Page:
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Variations of Newtons method

  1. Jun 11, 2010 #1
    Are there any variations of newtons method, say where you use higher derivatives?
  2. jcsd
  3. Jun 11, 2010 #2


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    I don't know of any that are commonly used but it's not hard to extend the basic idea.

    In "Newton' method", we approximate the function by its tangent line at a given point, and determine where that line crosses y= 0.

    We could, as well, approximate the function by a parabola that (1) passes through the given point, (2) has the same slope their, and (3) has the same second derivative.

    That is, to solve f(x)= 0, start with some given point [itex](x_0, f(x_0))[/itex], at which f(x) has derivative [itex]f'(x_0)[/itex] and second derivative [itex]f''(x_0)[/itex].

    We can write a parabola through [itex](x_0, f(x_0))[/itex] as [itex]y= a(x- x_0)^2+ b(x- x_0)+ f(x_0)[/itex]. That has derivative, at [itex]x= x_0[/itex], [itex]y'= b[/itex] and second dervative [itex]y''= 2a[/itex] so that the "approximating parabola" is [itex]f''(x_0)(x- x_0)^2/2+ f'(x_0)(x- x_0)+ f(x_0)[/itex]. Set that equal to 0 and solve for x to get the next x at which to approximate.

    But the fact is that there are just some "approximating" methods that are just so good, any improvement by a "better" approximation just isn't worth the additional work. Newton's method is one of those!
  4. Jun 11, 2010 #3
    As usually presented Newton's method is intended for a single unknown variable.
    Hamming gives an improved method, sensitive to the difference between the current approximation and the last.

    There is an equivalent method when you have a system of equations usng the Jacobian in place of the first derivative.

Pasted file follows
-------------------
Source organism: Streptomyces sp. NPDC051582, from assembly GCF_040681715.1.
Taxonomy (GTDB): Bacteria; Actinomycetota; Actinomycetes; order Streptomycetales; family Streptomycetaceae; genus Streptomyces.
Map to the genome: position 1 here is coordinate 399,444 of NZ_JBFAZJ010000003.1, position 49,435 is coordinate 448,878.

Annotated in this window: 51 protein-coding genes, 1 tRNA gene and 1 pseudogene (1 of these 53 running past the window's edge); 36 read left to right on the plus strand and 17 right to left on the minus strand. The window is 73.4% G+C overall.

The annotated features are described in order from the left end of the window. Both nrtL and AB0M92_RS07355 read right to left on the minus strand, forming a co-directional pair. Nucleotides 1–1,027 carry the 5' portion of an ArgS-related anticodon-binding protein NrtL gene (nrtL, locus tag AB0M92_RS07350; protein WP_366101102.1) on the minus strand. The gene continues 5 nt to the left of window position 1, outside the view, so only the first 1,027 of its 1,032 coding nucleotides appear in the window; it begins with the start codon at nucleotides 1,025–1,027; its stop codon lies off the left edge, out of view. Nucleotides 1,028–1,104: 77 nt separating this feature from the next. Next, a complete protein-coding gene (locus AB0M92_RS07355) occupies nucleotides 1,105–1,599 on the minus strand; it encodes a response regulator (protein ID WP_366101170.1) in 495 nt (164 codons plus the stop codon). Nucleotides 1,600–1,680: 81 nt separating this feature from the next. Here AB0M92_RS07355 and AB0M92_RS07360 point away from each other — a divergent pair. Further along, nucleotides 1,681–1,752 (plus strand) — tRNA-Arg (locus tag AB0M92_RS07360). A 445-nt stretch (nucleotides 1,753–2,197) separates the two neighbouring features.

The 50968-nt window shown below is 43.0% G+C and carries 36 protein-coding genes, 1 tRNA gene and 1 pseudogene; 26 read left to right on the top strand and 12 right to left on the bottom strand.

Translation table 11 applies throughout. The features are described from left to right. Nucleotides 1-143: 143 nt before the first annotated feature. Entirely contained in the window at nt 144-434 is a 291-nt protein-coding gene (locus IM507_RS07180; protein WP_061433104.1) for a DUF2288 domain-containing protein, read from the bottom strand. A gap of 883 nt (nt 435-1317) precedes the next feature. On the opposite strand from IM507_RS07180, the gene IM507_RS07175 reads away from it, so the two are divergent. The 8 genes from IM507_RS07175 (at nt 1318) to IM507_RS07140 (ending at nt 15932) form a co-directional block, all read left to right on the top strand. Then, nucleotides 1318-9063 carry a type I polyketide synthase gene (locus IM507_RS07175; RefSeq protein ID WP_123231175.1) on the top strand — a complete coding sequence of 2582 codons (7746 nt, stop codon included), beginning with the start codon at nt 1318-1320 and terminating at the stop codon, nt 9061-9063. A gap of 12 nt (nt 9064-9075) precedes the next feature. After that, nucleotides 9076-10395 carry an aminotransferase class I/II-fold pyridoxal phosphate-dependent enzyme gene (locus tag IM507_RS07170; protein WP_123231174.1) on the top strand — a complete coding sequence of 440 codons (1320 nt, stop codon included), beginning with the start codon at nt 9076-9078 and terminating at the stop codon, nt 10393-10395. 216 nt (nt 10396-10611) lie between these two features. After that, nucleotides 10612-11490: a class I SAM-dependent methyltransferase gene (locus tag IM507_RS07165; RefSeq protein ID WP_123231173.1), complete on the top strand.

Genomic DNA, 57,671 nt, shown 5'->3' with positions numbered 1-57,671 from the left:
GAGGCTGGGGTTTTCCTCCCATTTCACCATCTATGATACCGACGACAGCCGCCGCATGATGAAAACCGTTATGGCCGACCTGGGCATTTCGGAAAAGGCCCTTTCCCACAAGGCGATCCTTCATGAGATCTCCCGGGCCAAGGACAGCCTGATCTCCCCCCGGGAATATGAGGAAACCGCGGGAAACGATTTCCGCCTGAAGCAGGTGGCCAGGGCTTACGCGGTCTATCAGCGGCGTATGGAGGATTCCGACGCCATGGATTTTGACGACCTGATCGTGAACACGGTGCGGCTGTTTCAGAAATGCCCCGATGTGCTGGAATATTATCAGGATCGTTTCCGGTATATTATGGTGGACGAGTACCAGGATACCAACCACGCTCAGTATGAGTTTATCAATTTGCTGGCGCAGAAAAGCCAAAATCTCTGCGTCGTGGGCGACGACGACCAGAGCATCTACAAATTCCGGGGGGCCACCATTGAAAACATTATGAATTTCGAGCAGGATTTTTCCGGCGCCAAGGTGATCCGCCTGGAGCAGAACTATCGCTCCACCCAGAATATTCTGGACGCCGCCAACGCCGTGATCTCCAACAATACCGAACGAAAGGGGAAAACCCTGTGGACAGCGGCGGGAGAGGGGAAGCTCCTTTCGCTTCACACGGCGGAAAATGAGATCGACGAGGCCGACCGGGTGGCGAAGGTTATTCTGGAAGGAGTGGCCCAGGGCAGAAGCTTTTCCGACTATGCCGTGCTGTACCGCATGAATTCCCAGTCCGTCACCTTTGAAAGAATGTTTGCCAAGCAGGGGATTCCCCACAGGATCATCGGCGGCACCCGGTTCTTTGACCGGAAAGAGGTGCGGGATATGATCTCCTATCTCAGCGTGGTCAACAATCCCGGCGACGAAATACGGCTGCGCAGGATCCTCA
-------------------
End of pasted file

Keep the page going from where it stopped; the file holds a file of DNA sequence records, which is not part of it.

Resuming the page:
Last edited: Jun 11, 2010
  5. Jun 11, 2010 #4
    Isnt this method the basic idea behind Taylor Polynomials?
  6. Jun 11, 2010 #5


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    Yep, Halley's method uses 2nd derivatives in addition to first derivatives. If Newton's method converges quickly, Halley's method is turbo charged.

  7. Jun 13, 2010 #6
    The following method is often used when the evaluating the function is very time consuming. You first find a few starting values. E.g. if y(x) is your finction, you find two points x1 and x2 such that y changes siign and then you do, say, two bisection steps, ending up with four points. Then you do an interpolation using the four points, but not of y asa function of x, but instead of x as a function of y. In that interpolating polynoimial, x(y) you simply put y equal to zero and you obtain a very accurate estimate of the zero of y.

    You then throw away the first point and construct a new interpolating polynomial using the last four points, insert y = 0 in there and then iterate this process.
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